Rather than destroying him, the discovery has driven Andorfer to push for more answers. He believes God has called him to pursue the probe.

"I invested 21 years of my life there (at Community) and God chose to take that away. I'm not bitter about that choice. God gave me 21 years of a medical career and for whatever reason, God said, 'You're going to lose (it), but in doing so, you're going to make things right.' "

Andorfer now owns Chronic Pain Management Services in Springfield and has privileges at Upper Valley Medical Centers in Miami County.

While staying busy with his work, he is consumed by the suspicious deaths and plans to write a book about what happened. He has dressed in black for the past four weeks, mourning for the families whose relatives may have died suspiciously.

He even sampled the drug Pavulon recently to see if it tasted the way a suspicious breathing medication was described by a former hospital patient. He put a drop of it on his finger to sample, Andorfer said.

His actions aren't appreciated by some of his colleagues, who have blasted his criticism of the hospital.

One, who has known and worked with Andorfer for many years, said he was a "very competent physician."

But he said he doesn't understand how Andorfer was unaware of the 1985 investigation, which included physicians and hospital staff, since he was chairman of the Anesthesia Department in 1985.

"However, eight years later, when he lost his privileges at Community Hospital, he suddenly went to the press with these accusations about a massive cover-up at Community Hospital," said the doctor, who asked not to be identified.

Andorfer maintains he was never notified in 1985 about the probe into the deaths. He also produced documentation showing he joined the coroner's office in September 1993 and began the new probe before officially losing his privileges in October 1993. The loss was retroactive to July.

He said he was asked to review patient charts in 1985, but was unaware it was part of the hospital's look into suspicious deaths. Hospital officials dispute that claim.

Others admire Andorfer's candor and convictions.

Dr. Chuck Parsons, who has known Andorfer for 15 years, described him as an excellent anesthesiologist and an even better friend.

"A lot of bad things have happened in his life the last couple of years. Paul's a great guy. He'd do anything for you," Parsons said. "I've done a lot of cases with Paul. I've never had a problem."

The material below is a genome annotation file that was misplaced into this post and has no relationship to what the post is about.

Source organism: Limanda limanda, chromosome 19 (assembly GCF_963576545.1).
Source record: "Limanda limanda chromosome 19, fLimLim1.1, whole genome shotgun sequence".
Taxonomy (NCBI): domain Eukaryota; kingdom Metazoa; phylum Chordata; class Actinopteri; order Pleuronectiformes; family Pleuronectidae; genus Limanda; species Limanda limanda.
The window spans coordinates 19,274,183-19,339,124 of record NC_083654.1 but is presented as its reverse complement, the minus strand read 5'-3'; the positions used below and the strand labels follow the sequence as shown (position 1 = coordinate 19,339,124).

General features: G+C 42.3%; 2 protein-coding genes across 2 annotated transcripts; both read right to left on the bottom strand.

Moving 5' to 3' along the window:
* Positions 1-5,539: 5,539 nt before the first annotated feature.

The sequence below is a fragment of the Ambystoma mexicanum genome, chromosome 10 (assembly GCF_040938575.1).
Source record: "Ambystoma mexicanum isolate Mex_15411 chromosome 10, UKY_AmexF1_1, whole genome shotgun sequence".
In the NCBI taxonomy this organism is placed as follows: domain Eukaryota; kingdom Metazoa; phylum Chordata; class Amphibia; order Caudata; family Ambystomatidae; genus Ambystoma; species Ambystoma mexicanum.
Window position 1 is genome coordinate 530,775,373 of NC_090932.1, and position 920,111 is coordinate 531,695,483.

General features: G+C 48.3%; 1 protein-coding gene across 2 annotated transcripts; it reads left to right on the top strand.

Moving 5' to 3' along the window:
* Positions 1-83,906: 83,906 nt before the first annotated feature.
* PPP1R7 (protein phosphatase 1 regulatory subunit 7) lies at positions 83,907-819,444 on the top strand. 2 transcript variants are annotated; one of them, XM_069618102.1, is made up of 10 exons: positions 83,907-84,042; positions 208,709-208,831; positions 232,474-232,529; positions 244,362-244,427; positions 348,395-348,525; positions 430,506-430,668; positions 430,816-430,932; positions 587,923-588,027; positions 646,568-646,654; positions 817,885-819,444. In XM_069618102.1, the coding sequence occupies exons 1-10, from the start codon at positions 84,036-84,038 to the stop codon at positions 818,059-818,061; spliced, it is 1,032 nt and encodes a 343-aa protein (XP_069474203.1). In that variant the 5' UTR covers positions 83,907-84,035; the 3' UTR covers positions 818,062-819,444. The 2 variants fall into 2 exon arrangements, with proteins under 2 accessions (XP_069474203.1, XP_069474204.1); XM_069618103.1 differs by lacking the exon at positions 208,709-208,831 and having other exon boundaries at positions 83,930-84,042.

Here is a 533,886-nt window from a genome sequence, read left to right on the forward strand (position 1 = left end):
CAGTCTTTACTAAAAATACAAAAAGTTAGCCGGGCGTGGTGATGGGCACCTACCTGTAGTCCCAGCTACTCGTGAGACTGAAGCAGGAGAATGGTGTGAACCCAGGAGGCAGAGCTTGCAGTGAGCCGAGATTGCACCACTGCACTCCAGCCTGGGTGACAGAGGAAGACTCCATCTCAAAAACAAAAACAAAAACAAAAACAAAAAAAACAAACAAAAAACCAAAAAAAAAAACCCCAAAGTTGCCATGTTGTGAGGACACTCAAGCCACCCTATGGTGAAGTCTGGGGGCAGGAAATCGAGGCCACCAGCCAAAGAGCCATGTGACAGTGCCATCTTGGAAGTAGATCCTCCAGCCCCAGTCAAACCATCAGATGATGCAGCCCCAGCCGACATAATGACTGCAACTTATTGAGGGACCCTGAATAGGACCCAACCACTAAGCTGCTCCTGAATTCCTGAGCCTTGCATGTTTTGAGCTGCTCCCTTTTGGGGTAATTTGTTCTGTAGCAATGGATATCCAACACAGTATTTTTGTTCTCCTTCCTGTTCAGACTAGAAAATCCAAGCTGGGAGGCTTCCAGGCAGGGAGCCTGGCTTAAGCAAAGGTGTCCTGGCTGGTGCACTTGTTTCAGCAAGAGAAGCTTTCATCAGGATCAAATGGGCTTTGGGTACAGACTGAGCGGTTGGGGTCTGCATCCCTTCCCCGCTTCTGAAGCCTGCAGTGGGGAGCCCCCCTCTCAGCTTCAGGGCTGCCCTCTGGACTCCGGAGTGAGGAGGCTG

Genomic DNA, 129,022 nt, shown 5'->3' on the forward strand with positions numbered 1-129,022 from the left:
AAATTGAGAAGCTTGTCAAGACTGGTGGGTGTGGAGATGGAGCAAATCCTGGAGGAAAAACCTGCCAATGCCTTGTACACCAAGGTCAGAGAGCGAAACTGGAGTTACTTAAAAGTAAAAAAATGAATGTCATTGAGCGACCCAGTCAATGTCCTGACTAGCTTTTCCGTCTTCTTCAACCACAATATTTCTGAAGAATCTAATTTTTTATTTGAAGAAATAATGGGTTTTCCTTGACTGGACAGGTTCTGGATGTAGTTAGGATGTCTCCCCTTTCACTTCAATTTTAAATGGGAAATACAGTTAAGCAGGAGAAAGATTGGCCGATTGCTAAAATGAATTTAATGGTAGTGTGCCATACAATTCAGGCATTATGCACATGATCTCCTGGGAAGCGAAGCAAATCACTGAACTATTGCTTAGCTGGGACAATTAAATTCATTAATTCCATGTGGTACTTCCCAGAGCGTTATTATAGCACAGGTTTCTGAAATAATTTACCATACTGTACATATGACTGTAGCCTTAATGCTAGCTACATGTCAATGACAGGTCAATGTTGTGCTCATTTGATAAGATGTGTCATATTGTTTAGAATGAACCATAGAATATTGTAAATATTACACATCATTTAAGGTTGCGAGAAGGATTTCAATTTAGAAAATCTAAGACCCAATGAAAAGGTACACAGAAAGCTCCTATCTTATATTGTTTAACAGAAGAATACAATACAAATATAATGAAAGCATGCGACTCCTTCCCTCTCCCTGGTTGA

The realization that he can't visit the hospital where he worked for 21 years without people whispering and pointing at him brings Andorfer to tears. But he said he doesn't regret what he has done.

"I see myself as sort of a (Indiana basketball coach) Bobby Knight or (Gen.) George Patton. I don't feel a real strong need to be liked. I feel the need to be respected, first of all, by the people, patients and the public," he said.

"I have to answer to God first, my conscience and patients. It was as if my whole life was designed for this one task."

[Illustration]
COLOR PHOTO: Paul Andorfer: Death probe has been a burden for him

************************************

UNEARTHING THE TRUTH
The Plain Dealer; Cleveland, OH; Jan 17, 1995;

Sub Title:  [FINAL / ALL Edition]
Column Name:  EDITORIALS
Start Page:  10B
Abstract:
It involves 50 empty vials that once contained the potent muscle relaxant Pavulon, rumors of mercy killing at Springfield Community Hospital and, so far, five exhumations of former patients.

Last December, the county prosecutor, the county coroner and the Ohio Bureau of Criminal Investigation reopened an inquiry into what might have happened to the Pavulon. The empty vials were found in 1985 in places around the hospital where they should not have been. At about the same time, an intensive-care patient almost died from a paralysis that stopped his breathing - precisely the sort of reaction an overdose of Pavulon would cause.

Full Text:
(Copyright (c) The Plain Dealer 1995)
 

Nine years ago, they tried to wash their hands of it, but investigators in Clark County once again have a mystery on their hands.

It involves 50 empty vials that once contained the potent muscle relaxant Pavulon, rumors of mercy killing at Springfield Community Hospital and, so far, five exhumations of former patients.

Last December, the county prosecutor, the county coroner and the Ohio Bureau of Criminal Investigation reopened an inquiry into what might have happened to the Pavulon. The empty vials were found in 1985 in places around the hospital where they should not have been. At about the same time, an intensive-care patient almost died from a paralysis that stopped his breathing - precisely the sort of reaction an overdose of Pavulon would cause.

Tissue samples taken from deceased patients at the time turned up no Pavulon, and the investigation was dropped. To this day, no one knows what happened to the Pavulon, but at least some law-enforcement authorities in the county still seem to believe it may have been used to kill patients at Springfield Community Hospital.

The case of Doris Tompkins, who died at the hospital on June 1, 1985, seems to lend credence to such suspicions. After Tompkins' body was exhumed last year, an autopsy revealed Pavulon in her liver. Authorities do not know how the drug got into Tompkins' system. They do know, however, that it was not prescribed for her.